And so we return to the chief responsibility of art and the artist, which swings reader and writer into an intimate dance of believing and being believed:
Making reality real is art’s responsibility. It is a practical assignment, then, a self-assignment: to achieve, by a cultivated sensitivity for observing life, a capacity for receiving its impressions, a lonely, unremitting, unaided, unaidable vision, and transferring this vision without distortion to it onto the pages of a novel, where, if the reader is so persuaded, it will turn into the reader’s illusion. How bent on this peculiar joy we are, reader and writer, willingly to practice, willingly to undergo, this alchemy for it!
This alchemy, Welty argues, is the alchemy of place:
The sense of place is as essential to good and honest writing as a logical mind; surely they are somewhere related. It is by knowing where you stand that you grow able to judge where you are. Place absorbs our earliest notice and attention, it bestows on us our original awareness; and our critical powers spring up from the study of it and the growth of experience inside it. It perseveres in bringing us back to earth when we fly too high. It never really stops informing us, for it is forever astir, alive, changing, reflecting, like the mind of man itself. One place comprehended can make us understand other places better. Sense of place gives equilibrium; extended, it is sense of direction too. Carried off we might be in spirit, and should be, when we are reading or writing something good; but it is the sense of place going with us still that is the ball of golden thread to carry us there and back and in every sense of the word to bring us home.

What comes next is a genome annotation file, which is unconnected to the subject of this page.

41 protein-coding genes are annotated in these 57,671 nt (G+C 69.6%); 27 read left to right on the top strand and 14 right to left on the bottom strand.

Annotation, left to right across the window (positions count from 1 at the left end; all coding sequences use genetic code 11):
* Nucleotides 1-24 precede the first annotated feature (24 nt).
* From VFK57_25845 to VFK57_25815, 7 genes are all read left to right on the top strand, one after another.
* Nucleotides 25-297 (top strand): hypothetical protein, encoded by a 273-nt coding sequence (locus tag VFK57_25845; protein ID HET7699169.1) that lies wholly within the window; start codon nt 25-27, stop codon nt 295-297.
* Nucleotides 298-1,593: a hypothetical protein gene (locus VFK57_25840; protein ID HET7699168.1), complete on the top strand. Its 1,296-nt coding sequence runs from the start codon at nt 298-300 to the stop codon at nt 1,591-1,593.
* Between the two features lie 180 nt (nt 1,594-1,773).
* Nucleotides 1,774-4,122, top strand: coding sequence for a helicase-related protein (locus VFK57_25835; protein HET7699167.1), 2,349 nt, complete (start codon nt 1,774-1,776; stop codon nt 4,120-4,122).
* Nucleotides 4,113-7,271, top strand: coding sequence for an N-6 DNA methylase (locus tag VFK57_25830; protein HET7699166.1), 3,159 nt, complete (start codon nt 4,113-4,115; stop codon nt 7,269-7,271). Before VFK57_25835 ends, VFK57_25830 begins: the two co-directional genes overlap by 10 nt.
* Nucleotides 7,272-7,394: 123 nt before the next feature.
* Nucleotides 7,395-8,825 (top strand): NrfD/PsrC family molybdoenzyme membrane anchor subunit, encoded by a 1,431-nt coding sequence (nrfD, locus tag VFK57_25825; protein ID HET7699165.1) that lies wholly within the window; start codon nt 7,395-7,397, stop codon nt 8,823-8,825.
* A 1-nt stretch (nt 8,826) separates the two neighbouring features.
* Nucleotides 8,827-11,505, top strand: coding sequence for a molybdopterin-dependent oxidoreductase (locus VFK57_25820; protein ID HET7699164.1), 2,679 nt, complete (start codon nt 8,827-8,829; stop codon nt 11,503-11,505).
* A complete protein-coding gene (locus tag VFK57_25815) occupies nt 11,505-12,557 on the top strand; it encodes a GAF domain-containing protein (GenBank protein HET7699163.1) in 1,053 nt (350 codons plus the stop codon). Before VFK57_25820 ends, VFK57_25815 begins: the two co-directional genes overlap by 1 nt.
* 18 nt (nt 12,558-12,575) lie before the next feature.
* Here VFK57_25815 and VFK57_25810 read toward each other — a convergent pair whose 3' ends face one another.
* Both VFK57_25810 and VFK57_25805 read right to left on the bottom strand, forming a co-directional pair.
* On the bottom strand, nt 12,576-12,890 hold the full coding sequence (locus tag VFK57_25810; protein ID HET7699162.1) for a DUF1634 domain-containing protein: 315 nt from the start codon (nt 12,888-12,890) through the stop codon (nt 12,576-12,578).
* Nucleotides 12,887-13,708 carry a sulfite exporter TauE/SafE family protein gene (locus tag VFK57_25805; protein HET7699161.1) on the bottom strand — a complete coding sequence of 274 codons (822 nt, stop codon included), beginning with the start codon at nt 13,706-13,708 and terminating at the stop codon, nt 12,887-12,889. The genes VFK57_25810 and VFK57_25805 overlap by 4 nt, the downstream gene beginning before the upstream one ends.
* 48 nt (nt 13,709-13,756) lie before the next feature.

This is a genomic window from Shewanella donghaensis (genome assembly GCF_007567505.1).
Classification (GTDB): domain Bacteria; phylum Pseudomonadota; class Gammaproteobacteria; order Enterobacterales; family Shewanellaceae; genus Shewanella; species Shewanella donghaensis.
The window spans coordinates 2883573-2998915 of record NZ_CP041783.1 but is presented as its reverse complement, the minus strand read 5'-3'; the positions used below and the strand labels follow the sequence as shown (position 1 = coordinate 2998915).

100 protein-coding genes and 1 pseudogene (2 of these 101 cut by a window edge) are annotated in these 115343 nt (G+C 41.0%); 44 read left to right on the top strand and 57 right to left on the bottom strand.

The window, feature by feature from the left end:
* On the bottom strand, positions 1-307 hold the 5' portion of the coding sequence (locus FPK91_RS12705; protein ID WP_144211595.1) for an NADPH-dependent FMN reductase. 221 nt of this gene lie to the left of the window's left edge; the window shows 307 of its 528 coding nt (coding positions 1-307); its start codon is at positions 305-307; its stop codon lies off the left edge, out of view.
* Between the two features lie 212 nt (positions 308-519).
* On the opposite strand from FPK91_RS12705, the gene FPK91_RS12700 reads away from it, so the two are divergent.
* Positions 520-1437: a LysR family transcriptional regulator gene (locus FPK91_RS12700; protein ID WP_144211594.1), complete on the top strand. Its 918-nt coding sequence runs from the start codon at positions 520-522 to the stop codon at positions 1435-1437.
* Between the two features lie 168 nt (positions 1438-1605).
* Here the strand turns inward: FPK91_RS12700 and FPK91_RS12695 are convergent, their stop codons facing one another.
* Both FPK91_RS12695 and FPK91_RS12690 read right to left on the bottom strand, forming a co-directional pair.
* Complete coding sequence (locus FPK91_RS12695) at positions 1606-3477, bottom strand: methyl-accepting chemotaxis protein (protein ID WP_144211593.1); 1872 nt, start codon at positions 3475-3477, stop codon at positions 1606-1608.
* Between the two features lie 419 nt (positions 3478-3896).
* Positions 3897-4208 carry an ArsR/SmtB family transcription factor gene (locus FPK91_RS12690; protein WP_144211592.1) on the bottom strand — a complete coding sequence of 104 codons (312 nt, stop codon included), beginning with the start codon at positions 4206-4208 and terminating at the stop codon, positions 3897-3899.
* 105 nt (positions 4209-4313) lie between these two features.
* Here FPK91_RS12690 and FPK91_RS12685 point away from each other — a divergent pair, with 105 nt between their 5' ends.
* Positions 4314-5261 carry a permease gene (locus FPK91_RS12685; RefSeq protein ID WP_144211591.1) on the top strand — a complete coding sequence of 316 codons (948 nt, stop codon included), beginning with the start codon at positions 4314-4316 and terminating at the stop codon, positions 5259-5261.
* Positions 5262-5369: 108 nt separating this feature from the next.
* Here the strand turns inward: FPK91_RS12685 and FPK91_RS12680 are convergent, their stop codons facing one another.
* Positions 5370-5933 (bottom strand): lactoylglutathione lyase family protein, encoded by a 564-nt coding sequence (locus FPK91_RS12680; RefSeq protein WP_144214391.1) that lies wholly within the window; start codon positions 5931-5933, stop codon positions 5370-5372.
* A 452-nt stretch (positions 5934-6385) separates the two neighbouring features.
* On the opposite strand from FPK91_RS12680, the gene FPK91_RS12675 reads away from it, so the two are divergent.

Since place is always bound up in our boundaries, Welty echoes Anaïs Nin’s timeless wisdom on embracing the unfamiliar and cautions: